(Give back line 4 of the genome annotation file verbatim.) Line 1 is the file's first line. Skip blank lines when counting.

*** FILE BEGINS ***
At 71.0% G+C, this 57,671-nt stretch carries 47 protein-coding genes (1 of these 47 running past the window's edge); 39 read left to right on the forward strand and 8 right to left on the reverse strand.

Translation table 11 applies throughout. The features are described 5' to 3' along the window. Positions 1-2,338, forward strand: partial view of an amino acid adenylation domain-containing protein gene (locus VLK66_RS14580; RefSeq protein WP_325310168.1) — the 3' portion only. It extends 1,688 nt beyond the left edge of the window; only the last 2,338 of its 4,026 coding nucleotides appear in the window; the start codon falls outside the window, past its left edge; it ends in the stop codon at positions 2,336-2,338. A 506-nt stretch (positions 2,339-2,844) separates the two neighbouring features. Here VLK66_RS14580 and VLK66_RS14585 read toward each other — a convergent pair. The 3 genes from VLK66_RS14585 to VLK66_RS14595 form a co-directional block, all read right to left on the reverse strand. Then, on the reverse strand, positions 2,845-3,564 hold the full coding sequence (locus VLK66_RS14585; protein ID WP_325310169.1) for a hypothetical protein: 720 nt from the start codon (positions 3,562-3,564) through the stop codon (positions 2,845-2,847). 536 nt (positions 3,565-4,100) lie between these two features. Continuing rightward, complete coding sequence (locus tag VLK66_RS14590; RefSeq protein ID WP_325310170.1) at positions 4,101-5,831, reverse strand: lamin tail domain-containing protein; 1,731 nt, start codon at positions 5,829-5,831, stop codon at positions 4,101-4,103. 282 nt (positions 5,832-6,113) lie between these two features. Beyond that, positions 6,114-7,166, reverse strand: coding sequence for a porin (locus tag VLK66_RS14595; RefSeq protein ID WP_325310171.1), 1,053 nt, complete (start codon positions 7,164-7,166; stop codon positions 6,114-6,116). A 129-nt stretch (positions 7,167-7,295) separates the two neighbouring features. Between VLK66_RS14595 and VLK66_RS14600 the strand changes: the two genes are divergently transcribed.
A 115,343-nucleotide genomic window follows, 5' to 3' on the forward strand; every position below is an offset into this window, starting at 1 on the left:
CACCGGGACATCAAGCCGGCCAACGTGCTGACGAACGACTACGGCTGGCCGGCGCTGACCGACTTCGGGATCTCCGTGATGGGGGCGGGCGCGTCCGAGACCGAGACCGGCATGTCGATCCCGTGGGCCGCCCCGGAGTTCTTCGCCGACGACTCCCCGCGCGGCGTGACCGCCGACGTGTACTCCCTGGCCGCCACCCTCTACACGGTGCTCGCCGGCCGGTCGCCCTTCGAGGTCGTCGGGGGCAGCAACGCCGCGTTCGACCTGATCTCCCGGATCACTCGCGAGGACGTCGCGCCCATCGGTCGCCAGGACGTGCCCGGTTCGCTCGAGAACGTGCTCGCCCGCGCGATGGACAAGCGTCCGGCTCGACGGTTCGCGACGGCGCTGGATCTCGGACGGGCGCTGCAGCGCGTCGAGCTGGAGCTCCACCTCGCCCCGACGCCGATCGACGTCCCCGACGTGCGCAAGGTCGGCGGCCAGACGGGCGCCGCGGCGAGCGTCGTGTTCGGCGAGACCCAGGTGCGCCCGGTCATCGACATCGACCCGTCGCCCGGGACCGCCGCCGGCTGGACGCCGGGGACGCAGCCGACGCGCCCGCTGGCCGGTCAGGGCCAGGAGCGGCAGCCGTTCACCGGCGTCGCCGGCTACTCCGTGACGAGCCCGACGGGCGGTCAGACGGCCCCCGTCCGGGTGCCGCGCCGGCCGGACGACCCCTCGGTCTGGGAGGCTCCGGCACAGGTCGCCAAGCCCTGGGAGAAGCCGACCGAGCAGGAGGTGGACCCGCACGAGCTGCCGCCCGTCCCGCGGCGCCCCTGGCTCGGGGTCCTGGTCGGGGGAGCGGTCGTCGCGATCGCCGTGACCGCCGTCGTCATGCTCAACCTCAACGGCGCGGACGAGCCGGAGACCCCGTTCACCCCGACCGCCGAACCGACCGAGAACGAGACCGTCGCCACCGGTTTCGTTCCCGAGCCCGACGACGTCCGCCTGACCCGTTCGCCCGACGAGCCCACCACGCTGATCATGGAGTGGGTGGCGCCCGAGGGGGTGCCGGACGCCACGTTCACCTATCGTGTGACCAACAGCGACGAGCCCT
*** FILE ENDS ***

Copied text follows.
CACCGGGACATCAAGCCGGCCAACGTGCTGACGAACGACTACGGCTGGCCGGCGCTGACCGACTTCGGGATCTCCGTGATGGGGGCGGGCGCGTCCGAGACCGAGACCGGCATGTCGATCCCGTGGGCCGCCCCGGAGTTCTTCGCCGACGACTCCCCGCGCGGCGTGACCGCCGACGTGTACTCCCTGGCCGCCACCCTCTACACGGTGCTCGCCGGCCGGTCGCCCTTCGAGGTCGTCGGGGGCAGCAACGCCGCGTTCGACCTGATCTCCCGGATCACTCGCGAGGACGTCGCGCCCATCGGTCGCCAGGACGTGCCCGGTTCGCTCGAGAACGTGCTCGCCCGCGCGATGGACAAGCGTCCGGCTCGACGGTTCGCGACGGCGCTGGATCTCGGACGGGCGCTGCAGCGCGTCGAGCTGGAGCTCCACCTCGCCCCGACGCCGATCGACGTCCCCGACGTGCGCAAGGTCGGCGGCCAGACGGGCGCCGCGGCGAGCGTCGTGTTCGGCGAGACCCAGGTGCGCCCGGTCATCGACATCGACCCGTCGCCCGGGACCGCCGCCGGCTGGACGCCGGGGACGCAGCCGACGCGCCCGCTGGCCGGTCAGGGCCAGGAGCGGCAGCCGTTCACCGGCGTCGCCGGCTACTCCGTGACGAGCCCGACGGGCGGTCAGACGGCCCCCGTCCGGGTGCCGCGCCGGCCGGACGACCCCTCGGTCTGGGAGGCTCCGGCACAGGTCGCCAAGCCCTGGGAGAAGCCGACCGAGCAGGAGGTGGACCCGCACGAGCTGCCGCCCGTCCCGCGGCGCCCCTGGCTCGGGGTCCTGGTCGGGGGAGCGGTCGTCGCGATCGCCGTGACCGCCGTCGTCATGCTCAACCTCAACGGCGCGGACGAGCCGGAGACCCCGTTCACCCCGACCGCCGAACCGACCGAGAACGAGACCGTCGCCACCGGTTTCGTTCCCGAGCCCGACGACGTCCGCCTGACCCGTTCGCCCGACGAGCCCACCACGCTGATCATGGAGTGGGTGGCGCCCGAGGGGGTGCCGGACGCCACGTTCACCTATCGTGTGACCAACAGCGACGAGCCCT